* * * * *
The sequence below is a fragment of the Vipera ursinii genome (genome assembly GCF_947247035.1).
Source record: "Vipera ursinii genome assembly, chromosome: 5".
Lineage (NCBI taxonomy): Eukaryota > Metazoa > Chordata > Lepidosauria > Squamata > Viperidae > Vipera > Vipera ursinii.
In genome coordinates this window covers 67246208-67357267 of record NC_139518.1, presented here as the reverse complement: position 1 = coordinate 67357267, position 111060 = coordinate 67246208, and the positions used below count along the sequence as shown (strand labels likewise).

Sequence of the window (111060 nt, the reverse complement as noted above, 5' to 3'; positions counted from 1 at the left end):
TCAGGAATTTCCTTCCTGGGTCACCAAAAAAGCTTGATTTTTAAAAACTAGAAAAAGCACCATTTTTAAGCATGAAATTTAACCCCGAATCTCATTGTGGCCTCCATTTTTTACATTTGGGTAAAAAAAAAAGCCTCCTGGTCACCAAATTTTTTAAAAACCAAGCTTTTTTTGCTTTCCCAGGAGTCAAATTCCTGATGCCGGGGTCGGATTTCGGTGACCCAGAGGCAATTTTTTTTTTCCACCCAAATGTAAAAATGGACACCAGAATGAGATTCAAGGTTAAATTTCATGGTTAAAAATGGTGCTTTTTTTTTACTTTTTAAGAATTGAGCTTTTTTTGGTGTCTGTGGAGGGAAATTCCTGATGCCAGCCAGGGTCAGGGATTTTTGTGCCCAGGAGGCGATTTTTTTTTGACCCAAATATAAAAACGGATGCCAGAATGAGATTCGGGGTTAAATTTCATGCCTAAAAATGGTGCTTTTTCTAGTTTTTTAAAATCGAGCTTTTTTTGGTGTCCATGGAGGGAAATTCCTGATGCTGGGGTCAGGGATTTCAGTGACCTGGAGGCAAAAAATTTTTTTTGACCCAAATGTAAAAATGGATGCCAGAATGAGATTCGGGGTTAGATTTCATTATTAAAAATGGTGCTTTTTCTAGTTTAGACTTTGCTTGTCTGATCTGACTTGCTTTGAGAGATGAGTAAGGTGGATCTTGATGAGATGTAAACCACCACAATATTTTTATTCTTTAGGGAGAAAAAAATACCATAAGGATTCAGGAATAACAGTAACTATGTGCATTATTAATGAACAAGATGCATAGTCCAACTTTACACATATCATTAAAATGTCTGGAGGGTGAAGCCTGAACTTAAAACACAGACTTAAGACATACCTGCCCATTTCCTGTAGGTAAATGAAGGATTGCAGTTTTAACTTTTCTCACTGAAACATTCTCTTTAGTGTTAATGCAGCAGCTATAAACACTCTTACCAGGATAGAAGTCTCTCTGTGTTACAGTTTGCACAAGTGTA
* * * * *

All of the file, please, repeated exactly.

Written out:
The sequence below is a fragment of the Vipera ursinii genome (genome assembly GCF_947247035.1).
Source record: "Vipera ursinii genome assembly, chromosome: 5".
Lineage (NCBI taxonomy): Eukaryota > Metazoa > Chordata > Lepidosauria > Squamata > Viperidae > Vipera > Vipera ursinii.
In genome coordinates this window covers 67246208-67357267 of record NC_139518.1, presented here as the reverse complement: position 1 = coordinate 67357267, position 111060 = coordinate 67246208, and the positions used below count along the sequence as shown (strand labels likewise).

Sequence of the window (111060 nt, the reverse complement as noted above, 5' to 3'; positions counted from 1 at the left end):
TCAGGAATTTCCTTCCTGGGTCACCAAAAAAGCTTGATTTTTAAAAACTAGAAAAAGCACCATTTTTAAGCATGAAATTTAACCCCGAATCTCATTGTGGCCTCCATTTTTTACATTTGGGTAAAAAAAAAAGCCTCCTGGTCACCAAATTTTTTAAAAACCAAGCTTTTTTTGCTTTCCCAGGAGTCAAATTCCTGATGCCGGGGTCGGATTTCGGTGACCCAGAGGCAATTTTTTTTTTCCACCCAAATGTAAAAATGGACACCAGAATGAGATTCAAGGTTAAATTTCATGGTTAAAAATGGTGCTTTTTTTTTACTTTTTAAGAATTGAGCTTTTTTTGGTGTCTGTGGAGGGAAATTCCTGATGCCAGCCAGGGTCAGGGATTTTTGTGCCCAGGAGGCGATTTTTTTTTGACCCAAATATAAAAACGGATGCCAGAATGAGATTCGGGGTTAAATTTCATGCCTAAAAATGGTGCTTTTTCTAGTTTTTTAAAATCGAGCTTTTTTTGGTGTCCATGGAGGGAAATTCCTGATGCTGGGGTCAGGGATTTCAGTGACCTGGAGGCAAAAAATTTTTTTTGACCCAAATGTAAAAATGGATGCCAGAATGAGATTCGGGGTTAGATTTCATTATTAAAAATGGTGCTTTTTCTAGTTTAGACTTTGCTTGTCTGATCTGACTTGCTTTGAGAGATGAGTAAGGTGGATCTTGATGAGATGTAAACCACCACAATATTTTTATTCTTTAGGGAGAAAAAAATACCATAAGGATTCAGGAATAACAGTAACTATGTGCATTATTAATGAACAAGATGCATAGTCCAACTTTACACATATCATTAAAATGTCTGGAGGGTGAAGCCTGAACTTAAAACACAGACTTAAGACATACCTGCCCATTTCCTGTAGGTAAATGAAGGATTGCAGTTTTAACTTTTCTCACTGAAACATTCTCTTTAGTGTTAATGCAGCAGCTATAAACACTCTTACCAGGATAGAAGTCTCTCTGTGTTACAGTTTGCACAAGTGTA